Mirkwood is a name used for two distinct fictional forests in J. R. R. Tolkien's legendarium. In the First Age, the highlands of Dorthonion north of Beleriand were known as Mirkwood after falling under Morgoth's control. During the Third Age, the large forest in Rhovanion, east of the Anduin in Middle-earth, was called Mirkwood after falling under the influence of Sauron. Before that, it was known as Greenwood the Great. The term Mirkwood is taken from William Morris, influenced by the forest Myrkviðr of Norse mythology. Projected into Old English, it appears as Myrcwudu in Tolkien's The Lost Road, as a poem sung by Ælfwine.
Forests play an enormous role throughout the invented history of Tolkien's Middle-earth and are inevitably an important episode on the heroic quests of his characters. The forest device is used as a mysterious transition from one part of the story to another.
In The Silmarillion, the highlands of Dorthonion north of Beleriand eventually fell under Morgoth's control and was subjugated by creatures of Sauron, then Lord of Werewolves. It was renamed Taur-nu-Fuin in Sindarin, the "Forest under Deadly Nightshade". Beren who, along with Lúthien, is a foundational character of Tolkien's legendarium becomes the sole survivor of the men who once lived there as subjects of the Noldor King Finrod of Nargothrond. Beren ultimately escapes the terrible forest that even the Orcs fear to spend time in. Tolkien translated this name as Mirkwood in English. Beleg pursues the captors of Túrin through this forest in the several accounts of Túrin's tale. Along with the rest of the region west of Ered Luin, this forest disappeared after the cataclysm of the War of Wrath, although a few of its peaks may have survived as an island far off the coast of Lindon.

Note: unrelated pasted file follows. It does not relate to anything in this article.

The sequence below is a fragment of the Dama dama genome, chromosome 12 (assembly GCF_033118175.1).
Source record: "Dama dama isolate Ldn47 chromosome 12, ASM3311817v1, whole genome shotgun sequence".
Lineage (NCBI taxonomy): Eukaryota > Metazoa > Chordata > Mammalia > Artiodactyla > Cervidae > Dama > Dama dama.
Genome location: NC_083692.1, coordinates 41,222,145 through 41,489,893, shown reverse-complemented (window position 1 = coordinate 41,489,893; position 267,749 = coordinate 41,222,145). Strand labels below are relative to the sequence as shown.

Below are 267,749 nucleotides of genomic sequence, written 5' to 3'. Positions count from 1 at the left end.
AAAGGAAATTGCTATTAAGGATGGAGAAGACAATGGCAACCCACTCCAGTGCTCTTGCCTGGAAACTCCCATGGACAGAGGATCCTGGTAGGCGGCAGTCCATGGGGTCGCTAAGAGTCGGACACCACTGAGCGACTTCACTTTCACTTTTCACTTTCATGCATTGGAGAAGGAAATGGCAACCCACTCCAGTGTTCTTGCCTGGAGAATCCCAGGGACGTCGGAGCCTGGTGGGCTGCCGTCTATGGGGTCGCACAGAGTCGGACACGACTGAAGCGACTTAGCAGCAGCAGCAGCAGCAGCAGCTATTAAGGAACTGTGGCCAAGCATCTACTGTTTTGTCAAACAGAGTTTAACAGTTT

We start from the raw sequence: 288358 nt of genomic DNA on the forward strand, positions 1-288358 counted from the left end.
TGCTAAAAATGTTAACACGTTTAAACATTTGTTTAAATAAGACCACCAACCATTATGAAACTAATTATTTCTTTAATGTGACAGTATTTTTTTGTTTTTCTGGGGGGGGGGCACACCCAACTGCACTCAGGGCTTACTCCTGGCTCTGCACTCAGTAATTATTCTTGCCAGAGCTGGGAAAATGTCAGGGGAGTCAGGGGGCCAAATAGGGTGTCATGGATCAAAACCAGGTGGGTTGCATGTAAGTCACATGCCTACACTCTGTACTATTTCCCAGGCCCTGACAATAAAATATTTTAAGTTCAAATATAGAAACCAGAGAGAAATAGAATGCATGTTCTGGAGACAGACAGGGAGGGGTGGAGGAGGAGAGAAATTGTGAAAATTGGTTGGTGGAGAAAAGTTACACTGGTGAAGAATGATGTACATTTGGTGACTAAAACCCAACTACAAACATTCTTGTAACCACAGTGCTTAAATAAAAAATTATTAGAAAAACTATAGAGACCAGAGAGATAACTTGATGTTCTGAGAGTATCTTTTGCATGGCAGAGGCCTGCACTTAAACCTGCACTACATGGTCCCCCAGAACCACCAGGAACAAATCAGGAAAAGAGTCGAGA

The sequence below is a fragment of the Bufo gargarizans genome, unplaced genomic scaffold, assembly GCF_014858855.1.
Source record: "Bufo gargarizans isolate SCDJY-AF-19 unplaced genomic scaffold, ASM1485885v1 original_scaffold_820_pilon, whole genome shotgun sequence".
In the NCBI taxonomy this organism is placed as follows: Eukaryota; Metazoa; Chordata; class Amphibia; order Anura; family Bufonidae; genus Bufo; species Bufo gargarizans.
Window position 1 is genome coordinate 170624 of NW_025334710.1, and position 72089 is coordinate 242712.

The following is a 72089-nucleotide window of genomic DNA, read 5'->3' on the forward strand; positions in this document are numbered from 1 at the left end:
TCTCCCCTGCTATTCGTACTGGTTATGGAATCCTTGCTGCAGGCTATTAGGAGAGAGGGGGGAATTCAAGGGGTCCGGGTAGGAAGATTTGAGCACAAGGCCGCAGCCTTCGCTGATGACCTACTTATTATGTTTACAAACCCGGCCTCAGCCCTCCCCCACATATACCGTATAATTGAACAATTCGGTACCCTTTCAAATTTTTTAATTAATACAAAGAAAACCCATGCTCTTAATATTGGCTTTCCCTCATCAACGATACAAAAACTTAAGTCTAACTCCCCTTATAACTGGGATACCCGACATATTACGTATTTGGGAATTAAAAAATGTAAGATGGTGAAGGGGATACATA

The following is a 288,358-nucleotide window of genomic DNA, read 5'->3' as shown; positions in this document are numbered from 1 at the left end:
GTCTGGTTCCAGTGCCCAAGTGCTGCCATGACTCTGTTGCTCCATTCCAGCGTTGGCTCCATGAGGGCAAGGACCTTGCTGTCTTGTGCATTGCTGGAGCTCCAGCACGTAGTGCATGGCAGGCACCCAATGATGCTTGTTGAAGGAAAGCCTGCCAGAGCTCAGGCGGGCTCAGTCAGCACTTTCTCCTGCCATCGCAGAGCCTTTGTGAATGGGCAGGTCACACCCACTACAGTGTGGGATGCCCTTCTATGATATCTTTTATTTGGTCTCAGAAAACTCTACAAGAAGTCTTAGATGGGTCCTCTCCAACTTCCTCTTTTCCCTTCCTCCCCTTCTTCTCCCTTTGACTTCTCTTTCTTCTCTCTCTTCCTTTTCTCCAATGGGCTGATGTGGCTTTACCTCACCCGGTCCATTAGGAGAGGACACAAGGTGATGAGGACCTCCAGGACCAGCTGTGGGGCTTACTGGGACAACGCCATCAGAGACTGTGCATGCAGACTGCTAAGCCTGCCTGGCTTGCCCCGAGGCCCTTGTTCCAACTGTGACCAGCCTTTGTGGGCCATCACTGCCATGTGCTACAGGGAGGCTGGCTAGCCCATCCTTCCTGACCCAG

In the early part of the Second Age, the Woodland Realm was established in Greenwood the Great by a lord of the Sindarin Elves who had migrated eastward from Lindon. The woodland realm was a mingling of two types of elves, Sindar coming from the ruin of Doriath, and the Silvan or Wood elves who had already been settled there. Oropher, who had chosen not to depart Middle-earth after the destruction of Beleriand, chose to settle in Greenwood the Great and was taken by the Silvan Elves as their Lord.